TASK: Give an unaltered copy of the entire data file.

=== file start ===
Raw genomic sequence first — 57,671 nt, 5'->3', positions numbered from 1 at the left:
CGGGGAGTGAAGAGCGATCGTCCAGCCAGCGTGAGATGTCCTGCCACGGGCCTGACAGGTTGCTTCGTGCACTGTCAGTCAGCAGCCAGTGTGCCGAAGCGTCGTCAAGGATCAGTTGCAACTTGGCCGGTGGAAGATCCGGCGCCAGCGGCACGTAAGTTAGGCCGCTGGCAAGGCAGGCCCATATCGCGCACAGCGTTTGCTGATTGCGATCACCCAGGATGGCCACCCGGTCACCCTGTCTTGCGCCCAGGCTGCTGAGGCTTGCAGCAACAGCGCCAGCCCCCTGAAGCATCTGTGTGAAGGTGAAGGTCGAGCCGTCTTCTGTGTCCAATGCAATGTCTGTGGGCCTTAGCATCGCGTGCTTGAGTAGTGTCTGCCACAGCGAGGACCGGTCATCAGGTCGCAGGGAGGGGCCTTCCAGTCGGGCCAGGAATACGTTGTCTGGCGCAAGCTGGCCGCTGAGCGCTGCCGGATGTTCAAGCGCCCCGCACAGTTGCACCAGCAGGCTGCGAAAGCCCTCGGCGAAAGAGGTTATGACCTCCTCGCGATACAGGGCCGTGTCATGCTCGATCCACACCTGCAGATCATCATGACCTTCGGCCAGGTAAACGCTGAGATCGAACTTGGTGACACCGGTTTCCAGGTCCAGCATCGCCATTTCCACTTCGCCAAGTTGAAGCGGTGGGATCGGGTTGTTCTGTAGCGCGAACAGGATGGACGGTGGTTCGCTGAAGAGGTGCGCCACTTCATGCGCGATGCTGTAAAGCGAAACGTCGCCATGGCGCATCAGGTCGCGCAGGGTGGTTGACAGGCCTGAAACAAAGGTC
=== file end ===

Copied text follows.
Raw genomic sequence first — 57,671 nt, 5'->3', positions numbered from 1 at the left:
CGGGGAGTGAAGAGCGATCGTCCAGCCAGCGTGAGATGTCCTGCCACGGGCCTGACAGGTTGCTTCGTGCACTGTCAGTCAGCAGCCAGTGTGCCGAAGCGTCGTCAAGGATCAGTTGCAACTTGGCCGGTGGAAGATCCGGCGCCAGCGGCACGTAAGTTAGGCCGCTGGCAAGGCAGGCCCATATCGCGCACAGCGTTTGCTGATTGCGATCACCCAGGATGGCCACCCGGTCACCCTGTCTTGCGCCCAGGCTGCTGAGGCTTGCAGCAACAGCGCCAGCCCCCTGAAGCATCTGTGTGAAGGTGAAGGTCGAGCCGTCTTCTGTGTCCAATGCAATGTCTGTGGGCCTTAGCATCGCGTGCTTGAGTAGTGTCTGCCACAGCGAGGACCGGTCATCAGGTCGCAGGGAGGGGCCTTCCAGTCGGGCCAGGAATACGTTGTCTGGCGCAAGCTGGCCGCTGAGCGCTGCCGGATGTTCAAGCGCCCCGCACAGTTGCACCAGCAGGCTGCGAAAGCCCTCGGCGAAAGAGGTTATGACCTCCTCGCGATACAGGGCCGTGTCATGCTCGATCCACACCTGCAGATCATCATGACCTTCGGCCAGGTAAACGCTGAGATCGAACTTGGTGACACCGGTTTCCAGGTCCAGCATCGCCATTTCCACTTCGCCAAGTTGAAGCGGTGGGATCGGGTTGTTCTGTAGCGCGAACAGGATGGACGGTGGTTCGCTGAAGAGGTGCGCCACTTCATGCGCGATGCTGTAAAGCGAAACGTCGCCATGGCGCATCAGGTCGCGCAGGGTGGTTGACAGGCCTGAAACAAAGGTC